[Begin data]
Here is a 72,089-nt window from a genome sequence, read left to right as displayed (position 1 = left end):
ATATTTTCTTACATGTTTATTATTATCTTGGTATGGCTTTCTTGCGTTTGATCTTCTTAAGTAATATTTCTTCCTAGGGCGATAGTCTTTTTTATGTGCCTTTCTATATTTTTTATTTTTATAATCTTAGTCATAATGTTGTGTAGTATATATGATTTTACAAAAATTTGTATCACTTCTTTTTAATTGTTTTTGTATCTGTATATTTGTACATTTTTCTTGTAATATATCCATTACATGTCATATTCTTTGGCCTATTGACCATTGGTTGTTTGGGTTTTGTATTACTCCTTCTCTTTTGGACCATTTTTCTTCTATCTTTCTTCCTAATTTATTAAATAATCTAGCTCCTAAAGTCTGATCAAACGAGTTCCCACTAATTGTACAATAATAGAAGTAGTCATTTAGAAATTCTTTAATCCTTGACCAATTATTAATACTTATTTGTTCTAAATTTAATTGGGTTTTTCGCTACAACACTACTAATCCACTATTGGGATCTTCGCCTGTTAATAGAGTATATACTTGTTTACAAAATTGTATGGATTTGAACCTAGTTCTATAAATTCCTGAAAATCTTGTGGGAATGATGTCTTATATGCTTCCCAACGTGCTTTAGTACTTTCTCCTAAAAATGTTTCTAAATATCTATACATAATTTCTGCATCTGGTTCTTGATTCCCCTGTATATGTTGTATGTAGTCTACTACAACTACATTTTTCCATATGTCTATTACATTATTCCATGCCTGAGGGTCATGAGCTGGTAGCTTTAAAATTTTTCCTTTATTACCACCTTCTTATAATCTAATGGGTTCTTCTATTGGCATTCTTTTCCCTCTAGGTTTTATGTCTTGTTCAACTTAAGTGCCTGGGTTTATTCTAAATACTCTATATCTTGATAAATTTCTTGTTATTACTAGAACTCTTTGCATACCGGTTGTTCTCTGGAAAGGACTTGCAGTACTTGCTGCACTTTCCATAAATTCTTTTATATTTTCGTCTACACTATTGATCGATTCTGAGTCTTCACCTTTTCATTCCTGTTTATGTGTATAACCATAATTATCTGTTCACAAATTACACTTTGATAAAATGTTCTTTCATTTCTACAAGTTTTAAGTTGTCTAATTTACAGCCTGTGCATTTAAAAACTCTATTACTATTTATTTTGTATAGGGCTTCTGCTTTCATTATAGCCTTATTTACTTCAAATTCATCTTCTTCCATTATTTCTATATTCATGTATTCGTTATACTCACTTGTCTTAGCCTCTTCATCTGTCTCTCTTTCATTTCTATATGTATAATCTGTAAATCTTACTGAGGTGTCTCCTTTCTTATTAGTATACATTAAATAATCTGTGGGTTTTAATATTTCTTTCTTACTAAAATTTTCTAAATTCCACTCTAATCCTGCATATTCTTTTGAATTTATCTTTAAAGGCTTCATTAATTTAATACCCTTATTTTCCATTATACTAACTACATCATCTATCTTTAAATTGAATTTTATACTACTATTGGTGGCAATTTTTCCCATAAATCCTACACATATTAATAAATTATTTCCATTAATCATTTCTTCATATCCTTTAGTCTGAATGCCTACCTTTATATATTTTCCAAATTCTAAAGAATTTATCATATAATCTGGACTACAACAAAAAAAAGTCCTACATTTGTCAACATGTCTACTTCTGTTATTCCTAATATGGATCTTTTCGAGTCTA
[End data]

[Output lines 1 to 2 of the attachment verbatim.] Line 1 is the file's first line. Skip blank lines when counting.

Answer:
Here is a 72,089-nt window from a genome sequence, read left to right as displayed (position 1 = left end):
ATATTTTCTTACATGTTTATTATTATCTTGGTATGGCTTTCTTGCGTTTGATCTTCTTAAGTAATATTTCTTCCTAGGGCGATAGTCTTTTTTATGTGCCTTTCTATATTTTTTATTTTTATAATCTTAGTCATAATGTTGTGTAGTATATATGATTTTACAAAAATTTGTATCACTTCTTTTTAATTGTTTTTGTATCTGTATATTTGTACATTTTTCTTGTAATATATCCATTACATGTCATATTCTTTGGCCTATTGACCATTGGTTGTTTGGGTTTTGTATTACTCCTTCTCTTTTGGACCATTTTTCTTCTATCTTTCTTCCTAATTTATTAAATAATCTAGCTCCTAAAGTCTGATCAAACGAGTTCCCACTAATTGTACAATAATAGAAGTAGTCATTTAGAAATTCTTTAATCCTTGACCAATTATTAATACTTATTTGTTCTAAATTTAATTGGGTTTTTCGCTACAACACTACTAATCCACTATTGGGATCTTCGCCTGTTAATAGAGTATATACTTGTTTACAAAATTGTATGGATTTGAACCTAGTTCTATAAATTCCTGAAAATCTTGTGGGAATGATGTCTTATATGCTTCCCAACGTGCTTTAGTACTTTCTCCTAAAAATGTTTCTAAATATCTATACATAATTTCTGCATCTGGTTCTTGATTCCCCTGTATATGTTGTATGTAGTCTACTACAACTACATTTTTCCATATGTCTATTACATTATTCCATGCCTGAGGGTCATGAGCTGGTAGCTTTAAAATTTTTCCTTTATTACCACCTTCTTATAATCTAATGGGTTCTTCTATTGGCATTCTTTTCCCTCTAGGTTTTATGTCTTGTTCAACTTAAGTGCCTGGGTTTATTCTAAATACTCTATATCTTGATAAATTTCTTGTTATTACTAGAACTCTTTGCATACCGGTTGTTCTCTGGAAAGGACTTGCAGTACTTGCTGCACTTTCCATAAATTCTTTTATATTTTCGTCTACACTATTGATCGATTCTGAGTCTTCACCTTTTCATTCCTGTTTATGTGTATAACCATAATTATCTGTTCACAAATTACACTTTGATAAAATGTTCTTTCATTTCTACAAGTTTTAAGTTGTCTAATTTACAGCCTGTGCATTTAAAAACTCTATTACTATTTATTTTGTATAGGGCTTCTGCTTTCATTATAGCCTTATTTACTTCAAATTCATCTTCTTCCATTATTTCTATATTCATGTATTCGTTATACTCACTTGTCTTAGCCTCTTCATCTGTCTCTCTTTCATTTCTATATGTATAATCTGTAAATCTTACTGAGGTGTCTCCTTTCTTATTAGTATACATTAAATAATCTGTGGGTTTTAATATTTCTTTCTTACTAAAATTTTCTAAATTCCACTCTAATCCTGCATATTCTTTTGAATTTATCTTTAAAGGCTTCATTAATTTAATACCCTTATTTTCCATTATACTAACTACATCATCTATCTTTAAATTGAATTTTATACTACTATTGGTGGCAATTTTTCCCATAAATCCTACACATATTAATAAATTATTTCCATTAATCATTTCTTCATATCCTTTAGTCTGAATGCCTACCTTTATATATTTTCCAAATTCTAAAGAATTTATCATATAATCTGGACTACAACAAAAAAAAGTCCTACATTTGTCAACATGTCTACTTCTGTTATTCCTAATATGGATCTTTTCGAGTCTA